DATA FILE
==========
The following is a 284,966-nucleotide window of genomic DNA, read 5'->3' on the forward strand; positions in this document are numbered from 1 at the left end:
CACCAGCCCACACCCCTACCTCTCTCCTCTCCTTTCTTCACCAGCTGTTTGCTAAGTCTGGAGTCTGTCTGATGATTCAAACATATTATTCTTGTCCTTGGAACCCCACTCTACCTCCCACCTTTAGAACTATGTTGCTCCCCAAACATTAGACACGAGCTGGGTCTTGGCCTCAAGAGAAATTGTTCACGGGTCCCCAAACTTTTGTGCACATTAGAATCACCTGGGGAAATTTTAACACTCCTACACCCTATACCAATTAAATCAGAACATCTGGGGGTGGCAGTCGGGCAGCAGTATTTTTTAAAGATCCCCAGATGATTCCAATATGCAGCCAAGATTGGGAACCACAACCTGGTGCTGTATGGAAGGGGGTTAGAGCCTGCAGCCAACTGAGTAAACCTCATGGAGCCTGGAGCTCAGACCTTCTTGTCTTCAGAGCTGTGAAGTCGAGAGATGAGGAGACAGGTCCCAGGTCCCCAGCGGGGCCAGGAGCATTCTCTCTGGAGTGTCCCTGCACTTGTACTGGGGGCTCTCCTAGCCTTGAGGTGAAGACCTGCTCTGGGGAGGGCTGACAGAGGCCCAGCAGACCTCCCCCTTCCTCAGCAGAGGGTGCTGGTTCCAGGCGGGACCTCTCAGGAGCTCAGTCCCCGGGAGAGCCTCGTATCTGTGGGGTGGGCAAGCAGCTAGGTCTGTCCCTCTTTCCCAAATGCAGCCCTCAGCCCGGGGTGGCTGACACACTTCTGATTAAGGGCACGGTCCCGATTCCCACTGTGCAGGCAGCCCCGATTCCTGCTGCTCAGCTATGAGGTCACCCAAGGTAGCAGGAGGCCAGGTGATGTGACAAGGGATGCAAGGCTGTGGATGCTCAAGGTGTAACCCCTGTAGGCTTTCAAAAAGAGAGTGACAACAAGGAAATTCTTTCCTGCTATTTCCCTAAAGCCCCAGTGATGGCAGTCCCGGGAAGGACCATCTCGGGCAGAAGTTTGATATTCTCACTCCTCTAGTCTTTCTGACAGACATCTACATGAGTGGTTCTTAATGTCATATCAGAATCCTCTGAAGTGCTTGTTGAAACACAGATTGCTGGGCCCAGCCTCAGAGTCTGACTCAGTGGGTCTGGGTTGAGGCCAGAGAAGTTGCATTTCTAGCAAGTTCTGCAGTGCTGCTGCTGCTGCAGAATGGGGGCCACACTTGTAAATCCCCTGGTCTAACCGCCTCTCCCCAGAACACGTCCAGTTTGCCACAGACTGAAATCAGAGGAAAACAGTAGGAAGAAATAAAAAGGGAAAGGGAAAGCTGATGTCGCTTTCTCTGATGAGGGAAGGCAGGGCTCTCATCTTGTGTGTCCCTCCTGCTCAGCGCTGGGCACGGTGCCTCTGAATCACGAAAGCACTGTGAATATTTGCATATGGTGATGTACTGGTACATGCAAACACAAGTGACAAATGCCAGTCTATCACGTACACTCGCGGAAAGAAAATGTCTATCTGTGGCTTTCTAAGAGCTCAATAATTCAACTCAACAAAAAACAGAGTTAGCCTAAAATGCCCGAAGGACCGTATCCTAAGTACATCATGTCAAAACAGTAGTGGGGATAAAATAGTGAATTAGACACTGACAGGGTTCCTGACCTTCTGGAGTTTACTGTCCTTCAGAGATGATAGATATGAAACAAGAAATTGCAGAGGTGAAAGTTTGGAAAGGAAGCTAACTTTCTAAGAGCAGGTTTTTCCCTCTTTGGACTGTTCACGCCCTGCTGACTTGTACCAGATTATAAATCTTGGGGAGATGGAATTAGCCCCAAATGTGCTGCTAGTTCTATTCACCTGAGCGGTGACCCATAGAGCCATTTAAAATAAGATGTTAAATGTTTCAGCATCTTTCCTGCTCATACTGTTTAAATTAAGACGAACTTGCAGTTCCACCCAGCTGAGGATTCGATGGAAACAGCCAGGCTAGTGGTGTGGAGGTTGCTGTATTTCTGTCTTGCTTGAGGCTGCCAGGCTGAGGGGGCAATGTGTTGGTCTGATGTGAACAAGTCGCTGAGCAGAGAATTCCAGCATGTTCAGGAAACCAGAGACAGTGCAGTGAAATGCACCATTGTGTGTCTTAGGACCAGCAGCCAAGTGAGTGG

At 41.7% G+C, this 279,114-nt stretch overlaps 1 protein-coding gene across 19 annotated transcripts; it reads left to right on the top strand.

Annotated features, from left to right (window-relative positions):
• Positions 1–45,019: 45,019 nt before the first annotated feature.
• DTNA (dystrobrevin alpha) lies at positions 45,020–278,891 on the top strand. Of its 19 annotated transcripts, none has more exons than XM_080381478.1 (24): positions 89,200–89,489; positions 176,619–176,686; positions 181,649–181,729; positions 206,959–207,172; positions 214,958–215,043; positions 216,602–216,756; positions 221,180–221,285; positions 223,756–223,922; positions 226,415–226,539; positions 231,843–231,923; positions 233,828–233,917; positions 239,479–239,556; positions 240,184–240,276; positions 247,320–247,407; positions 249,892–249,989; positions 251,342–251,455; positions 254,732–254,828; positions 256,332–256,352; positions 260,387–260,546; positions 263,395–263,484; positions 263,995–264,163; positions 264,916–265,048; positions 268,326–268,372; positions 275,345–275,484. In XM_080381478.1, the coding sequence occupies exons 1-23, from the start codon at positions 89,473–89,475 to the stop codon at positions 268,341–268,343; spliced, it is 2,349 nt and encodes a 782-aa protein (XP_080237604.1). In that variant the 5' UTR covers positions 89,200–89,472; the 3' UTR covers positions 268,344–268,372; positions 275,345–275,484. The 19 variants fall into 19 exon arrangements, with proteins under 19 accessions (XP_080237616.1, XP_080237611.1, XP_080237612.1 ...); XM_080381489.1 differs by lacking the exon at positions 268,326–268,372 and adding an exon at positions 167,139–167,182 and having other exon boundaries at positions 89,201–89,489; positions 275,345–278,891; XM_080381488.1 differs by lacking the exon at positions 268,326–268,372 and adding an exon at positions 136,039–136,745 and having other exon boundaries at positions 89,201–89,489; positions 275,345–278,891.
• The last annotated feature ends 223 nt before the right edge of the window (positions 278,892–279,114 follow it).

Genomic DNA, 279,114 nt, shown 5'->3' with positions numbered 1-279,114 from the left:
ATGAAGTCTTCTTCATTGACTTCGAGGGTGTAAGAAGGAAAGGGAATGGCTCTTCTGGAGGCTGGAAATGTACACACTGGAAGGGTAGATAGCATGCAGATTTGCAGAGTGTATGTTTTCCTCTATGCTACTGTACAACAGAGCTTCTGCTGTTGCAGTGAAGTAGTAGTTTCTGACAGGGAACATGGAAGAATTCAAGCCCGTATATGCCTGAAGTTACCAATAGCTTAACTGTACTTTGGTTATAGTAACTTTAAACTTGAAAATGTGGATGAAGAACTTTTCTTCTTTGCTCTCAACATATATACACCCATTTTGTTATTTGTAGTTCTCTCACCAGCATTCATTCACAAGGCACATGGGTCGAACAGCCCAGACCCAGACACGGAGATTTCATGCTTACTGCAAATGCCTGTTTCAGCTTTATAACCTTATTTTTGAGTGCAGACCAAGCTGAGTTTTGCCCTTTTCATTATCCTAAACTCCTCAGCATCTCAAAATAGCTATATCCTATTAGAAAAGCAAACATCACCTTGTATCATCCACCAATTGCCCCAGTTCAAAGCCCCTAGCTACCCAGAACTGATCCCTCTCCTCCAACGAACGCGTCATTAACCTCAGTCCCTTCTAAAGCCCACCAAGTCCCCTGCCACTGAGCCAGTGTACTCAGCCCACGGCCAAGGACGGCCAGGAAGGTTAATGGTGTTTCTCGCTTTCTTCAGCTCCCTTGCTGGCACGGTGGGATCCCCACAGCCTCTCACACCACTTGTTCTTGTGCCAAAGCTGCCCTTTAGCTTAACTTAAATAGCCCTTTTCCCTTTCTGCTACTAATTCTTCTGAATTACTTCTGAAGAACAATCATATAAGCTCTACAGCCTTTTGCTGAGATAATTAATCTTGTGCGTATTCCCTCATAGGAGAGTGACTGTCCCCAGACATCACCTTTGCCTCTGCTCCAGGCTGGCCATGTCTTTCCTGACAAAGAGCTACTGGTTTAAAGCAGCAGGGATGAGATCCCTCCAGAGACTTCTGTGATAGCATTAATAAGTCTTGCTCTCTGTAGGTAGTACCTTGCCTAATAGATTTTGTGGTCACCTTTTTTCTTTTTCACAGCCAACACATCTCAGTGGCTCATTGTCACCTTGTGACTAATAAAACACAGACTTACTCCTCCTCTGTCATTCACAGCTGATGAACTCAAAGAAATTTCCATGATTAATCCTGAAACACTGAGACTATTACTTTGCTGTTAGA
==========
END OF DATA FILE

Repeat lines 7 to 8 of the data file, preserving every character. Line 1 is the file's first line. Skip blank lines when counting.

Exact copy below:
• The last annotated feature ends 223 nt before the right edge of the window (positions 278,892–279,114 follow it).

Genomic DNA, 279,114 nt, shown 5'->3' with positions numbered 1-279,114 from the left: